I still don't believe it's really September already. ("Mad Men" halfway done? Summer breathing its last? The fall season in TV and theater almost upon us? What?!) But my calendar and Green Day are telling me to wake up and smell the ragweed, so here we go. If it has to be September, we might we well enjoy ourselves.
First up on your September viewing calendar should be Fritz Lang's 1927 silent film masterpiece "Metropolis," showing September 2-5 at the Normal Theater. Lang originally created his futuristic, dystopic man-versus-machine (or woman-becoming-machine) opus at about 153 minutes, but it was cut substantially before it hit the US. Different versions of different lengths have been floating around ever since, some with musical scores attached, although none were as long as the first one shown in Berlin. Film scholars had pretty much decided that the original was lost forever, until 2008, when a print showed up in a Buenos Aires museum. A complete print. All 153 minutes. And that is the complete "Metropolis" the Normal Theater will be showing. If you are a student of film, you'll want to see this. Some of Lang's images are incredible, and they promise to be even more incredible in this restored version of the complete film.
On September 9th, Community Players opens "Smokey Joe’s Café," which runs through the 26th. This is a "jukebox" show, featuring the songbook of Jerry Leiber and Mike Stoller, one of the most popular songwriting duos of the 1950s and 60s, with songs like "Hound Dog," "Yakety Yak," "Love Potion #9" and "Jailhouse Rock" to their credit. You can buy tickets online at the link provided or call the box office at 309-663-2121.
Second City's touring company comes back to town on the 11th with its "Fair & Unbalanced" comedy show, one night only at the Bloomington Center for the Performing Arts.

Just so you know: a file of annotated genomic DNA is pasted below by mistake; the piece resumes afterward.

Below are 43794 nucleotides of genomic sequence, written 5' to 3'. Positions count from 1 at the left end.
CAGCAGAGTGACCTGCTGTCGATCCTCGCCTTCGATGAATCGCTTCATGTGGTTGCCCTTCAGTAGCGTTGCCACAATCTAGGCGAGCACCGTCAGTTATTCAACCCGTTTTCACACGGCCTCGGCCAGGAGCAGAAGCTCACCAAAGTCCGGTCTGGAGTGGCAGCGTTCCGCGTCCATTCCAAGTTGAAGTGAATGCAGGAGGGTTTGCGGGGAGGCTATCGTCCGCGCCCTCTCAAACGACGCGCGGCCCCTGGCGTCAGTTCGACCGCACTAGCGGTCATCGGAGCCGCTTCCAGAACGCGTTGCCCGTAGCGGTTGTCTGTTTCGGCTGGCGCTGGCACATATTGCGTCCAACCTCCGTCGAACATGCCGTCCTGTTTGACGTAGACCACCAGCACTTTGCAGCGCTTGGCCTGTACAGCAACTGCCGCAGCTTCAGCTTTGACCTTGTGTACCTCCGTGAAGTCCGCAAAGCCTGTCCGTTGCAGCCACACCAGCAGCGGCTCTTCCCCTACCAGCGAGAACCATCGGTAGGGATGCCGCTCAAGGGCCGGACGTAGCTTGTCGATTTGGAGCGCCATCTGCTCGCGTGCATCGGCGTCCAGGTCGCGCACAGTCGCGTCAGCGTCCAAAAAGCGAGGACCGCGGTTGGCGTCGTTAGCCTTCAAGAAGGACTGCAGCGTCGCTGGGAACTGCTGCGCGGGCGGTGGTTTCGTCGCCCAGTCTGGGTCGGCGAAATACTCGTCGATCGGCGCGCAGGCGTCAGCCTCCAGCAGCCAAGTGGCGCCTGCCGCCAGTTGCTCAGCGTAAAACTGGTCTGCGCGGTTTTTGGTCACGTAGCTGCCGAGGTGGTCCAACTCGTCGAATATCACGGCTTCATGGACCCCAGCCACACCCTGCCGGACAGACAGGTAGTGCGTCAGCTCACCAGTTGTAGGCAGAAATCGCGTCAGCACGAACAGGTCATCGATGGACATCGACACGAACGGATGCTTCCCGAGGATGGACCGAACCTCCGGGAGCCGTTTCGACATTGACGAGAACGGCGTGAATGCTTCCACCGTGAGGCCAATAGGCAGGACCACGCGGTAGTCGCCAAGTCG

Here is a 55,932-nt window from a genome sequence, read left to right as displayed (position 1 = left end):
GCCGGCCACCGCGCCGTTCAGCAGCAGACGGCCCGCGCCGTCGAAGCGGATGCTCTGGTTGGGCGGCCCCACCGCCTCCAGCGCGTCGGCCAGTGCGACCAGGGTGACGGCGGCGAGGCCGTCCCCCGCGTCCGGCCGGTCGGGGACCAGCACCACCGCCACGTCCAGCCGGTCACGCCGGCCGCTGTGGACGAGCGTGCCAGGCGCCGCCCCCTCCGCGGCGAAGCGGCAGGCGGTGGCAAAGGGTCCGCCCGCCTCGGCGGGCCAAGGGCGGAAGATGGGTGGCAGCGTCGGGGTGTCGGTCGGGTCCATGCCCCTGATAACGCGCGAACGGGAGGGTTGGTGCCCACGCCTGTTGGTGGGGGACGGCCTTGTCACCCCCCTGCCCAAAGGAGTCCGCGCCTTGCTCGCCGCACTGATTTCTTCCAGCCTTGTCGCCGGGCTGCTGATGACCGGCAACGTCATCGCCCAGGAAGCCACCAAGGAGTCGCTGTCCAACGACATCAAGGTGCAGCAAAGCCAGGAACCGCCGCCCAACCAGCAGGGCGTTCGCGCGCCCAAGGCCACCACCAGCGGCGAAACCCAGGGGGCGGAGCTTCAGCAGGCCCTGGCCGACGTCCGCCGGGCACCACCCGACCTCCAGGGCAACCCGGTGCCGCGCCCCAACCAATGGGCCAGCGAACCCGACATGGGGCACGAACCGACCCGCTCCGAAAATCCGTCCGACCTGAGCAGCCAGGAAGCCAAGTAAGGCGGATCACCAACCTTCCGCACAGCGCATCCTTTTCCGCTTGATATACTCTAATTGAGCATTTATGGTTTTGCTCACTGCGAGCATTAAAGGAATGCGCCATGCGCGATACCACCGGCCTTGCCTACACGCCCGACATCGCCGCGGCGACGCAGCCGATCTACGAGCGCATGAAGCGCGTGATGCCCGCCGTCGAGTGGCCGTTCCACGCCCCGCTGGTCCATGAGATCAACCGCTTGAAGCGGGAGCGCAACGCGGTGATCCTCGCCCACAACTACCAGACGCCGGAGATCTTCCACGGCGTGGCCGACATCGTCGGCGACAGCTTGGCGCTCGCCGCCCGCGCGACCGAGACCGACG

And then you can catch (or participate in) "Re:Verse," an open mic night for poetry with special guest Bill Morgan at Theatre'sCool on September 14th.
My own favorite September option is Alan Ayckbourn's funny and scary play, "Woman in Mind" at Heartland Theatre, opening on the 16th and closing on October 3rd. "Woman in Mind" deals with a woman named Susan who imagines a much nicer (and more upscale) family for herself than the one she really has. Everything we see on stage is from Susan's point of view, as her fantasy world and real life start to overlap with strange and wonderful consequences. ISU professor Don LaCasse, co-founder of the Illinois Shakespeare Festival and former Director of the School of Theatre at ISU, directs "Woman in Mind" for Heartland, with Lori Adams, ISU's Head of Undergraduate Acting, as Susan. To read more about the play, I highly recommend Alan Ayckbourn's website, which has a wealth of information about "Woman in Mind" as well as his other 70+ plays.
If you're looking for music, you might try the Fabulous Thunderbirds with special guests Hip Pocket at the BCPA or Dee Dee Bridgewater and her show called "To Billie with Love, a Celebration of Lady Day" at the Tryon Festival Theatre in U of I's Krannert Center, both on September 18.
Back-to-back-to-back: IWU's fall season gets started Sept 21st with "Crumble (lay me down Justin Timberlake)," a play by Sheila Callaghan, directed by Dani Snyder-Young for McPherson Theatre, while Parkland College Theater over in Champaign opens its season with "Duck Hunter Shoots Angel," by Mitch Albom, the author of "Tuesdays With Morrie," on the 22nd, and Chicago's Hubbard Street Dance Company comes to U of I's Krannert Center Tryon Festival Theatre on the 23rd.
ISU sneaks into the end of September, too, opening "Playboy of the Western World," by John Millington Synge on the 29th. "Playboy" is directed by Emily Gill for ISU's Westhoff Theatre.
And one last note... Annie Baker's "Circle Mirror Transformation," a play about an acting class in a small town in Maine, comes to Urbana's Station Theatre from September 30th to October 16th. "Circle Mirror Transformation" is the Little Play That Could, with a much-lauded Off-Broadway production followed by a successful run at Minneapolis' Guthrie Theatre. Chicago's Victory Gardens has announced it for a slot in its 2010-11 schedule, but Mikel Matthews and his Station Theatre production will beat them to the punch by about five months. The play reads beautifully, it's the kind of thing that can work very well in the intimate confines of the Station Theatre, and I have high hopes that Mikel Matthews and his actors will pull this one off.